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I am making a computer application for typing numerical / numbered musical notes. I have some question regarding note length line / beam.

  1. Will it have a same meaning if we place the beam either on top of the note or on the bottom?
  2. If #1 = yes : In a scores sheet, is it normal to use both of the placement (some part use top beam, some part use bottom beam)? Or is it better to use only 1 rule per scores sheet? (I assume the latter)

Example of scores with bottom note beam (source : http://en.wikipedia.org/wiki/Numbered_musical_notation) :

enter image description here

UPDATE : Top note beam example (source : syaifulcamp.blogspot.com) :

enter image description here

Ugh, I just realized, is top beam is only used in indonesia? :/

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1  
Why would you use that notation? Nobody will know it and it's not even something you can do with straight text. What does it offer that beats standard notation? – Stephen Hazel Jun 12 '14 at 16:17
    
@StephenHazel actually the wikipedia article explains why. – Roland Bouman Jun 12 '14 at 16:40
    
I am making apps for use in indonesia, which still widely use numbered musical notation along with the standard one. So, the answer is? – Moses Aprico Jun 12 '14 at 19:01
2  
Sorry, I'm not entirely understanding the question. The Wikipedia page makes it sound like the "beams" are always beneath and I can't find any reference to beams above the numbers. Are you asking about how beams work in traditional western notation? – Pat Muchmore Jun 12 '14 at 21:25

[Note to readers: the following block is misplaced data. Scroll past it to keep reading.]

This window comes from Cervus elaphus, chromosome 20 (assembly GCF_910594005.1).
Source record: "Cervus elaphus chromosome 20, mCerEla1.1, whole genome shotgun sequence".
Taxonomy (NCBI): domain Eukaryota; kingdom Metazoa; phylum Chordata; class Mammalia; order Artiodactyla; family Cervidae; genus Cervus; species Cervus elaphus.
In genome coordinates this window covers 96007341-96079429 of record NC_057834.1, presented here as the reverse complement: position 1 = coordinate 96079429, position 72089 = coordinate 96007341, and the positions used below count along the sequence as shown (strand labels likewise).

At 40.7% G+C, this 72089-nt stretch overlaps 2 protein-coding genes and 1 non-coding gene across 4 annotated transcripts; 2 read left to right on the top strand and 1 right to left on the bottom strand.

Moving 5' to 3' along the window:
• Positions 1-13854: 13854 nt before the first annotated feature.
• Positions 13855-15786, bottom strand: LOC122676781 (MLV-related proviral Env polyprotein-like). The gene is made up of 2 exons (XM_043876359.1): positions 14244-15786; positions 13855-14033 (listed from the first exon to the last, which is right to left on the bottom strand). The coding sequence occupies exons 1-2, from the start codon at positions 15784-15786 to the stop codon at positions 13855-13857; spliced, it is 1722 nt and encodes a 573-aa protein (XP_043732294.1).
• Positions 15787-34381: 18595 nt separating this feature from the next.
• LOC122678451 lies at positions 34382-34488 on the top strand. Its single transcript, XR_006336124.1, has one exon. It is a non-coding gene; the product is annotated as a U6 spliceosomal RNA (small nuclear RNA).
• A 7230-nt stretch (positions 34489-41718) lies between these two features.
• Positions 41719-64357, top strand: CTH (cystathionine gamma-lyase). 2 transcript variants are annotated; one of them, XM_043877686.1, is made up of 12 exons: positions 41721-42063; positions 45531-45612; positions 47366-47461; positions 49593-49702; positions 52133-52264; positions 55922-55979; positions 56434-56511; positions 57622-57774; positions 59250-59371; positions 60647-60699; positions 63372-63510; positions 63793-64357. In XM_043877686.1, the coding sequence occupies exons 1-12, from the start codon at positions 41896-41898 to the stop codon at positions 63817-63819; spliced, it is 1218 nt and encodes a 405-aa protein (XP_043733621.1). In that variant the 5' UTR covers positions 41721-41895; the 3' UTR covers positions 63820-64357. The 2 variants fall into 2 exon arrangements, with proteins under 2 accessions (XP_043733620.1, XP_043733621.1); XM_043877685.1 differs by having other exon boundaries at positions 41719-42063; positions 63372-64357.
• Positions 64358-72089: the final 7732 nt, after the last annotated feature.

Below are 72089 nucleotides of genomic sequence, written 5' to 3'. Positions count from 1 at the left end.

2  
I'll leave it to someone more familiar with the actual notation to provide an official answer (if anyone that knows sees it), but I see no way it could possibly make any rhythmic difference. The basic unit is the quarter note, and all one needs are ways to make notes shorter or longer. As I understand it, longer notes are indicated with lines after the note, shorter notes are indicated by lines below the notes. I can't think of a third option that could be the meaning of lines above, so I assume it's just a variation. Beam direction doesn't have a rhythmic meaning in Western notation either. – Pat Muchmore Jun 13 '14 at 16:30
up vote 2 down vote accepted

Both your examples of Numbered Musical Notation look fine to me. But it is noticeable that both are consistent. I would advise that whichever you choose to do (lines above or below the numbers), will be fine, but you also need to be consistent and only use one system throughout.

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To be honest, I've only ever seen them scribed with the beams on the bottom. I have honestly never ever encountered people scribing the beams on top - and this is coming from someone who's played with numerous emsembles with scores coming from China(Mainland), Taiwan, Hong Kong, Malaysia, and Singapore.

So, yeah, I doubt using beams on top would be a good idea. As for combinations, that will make it cumbersome to read, and cause confusions with tenutos so it's a definite no.

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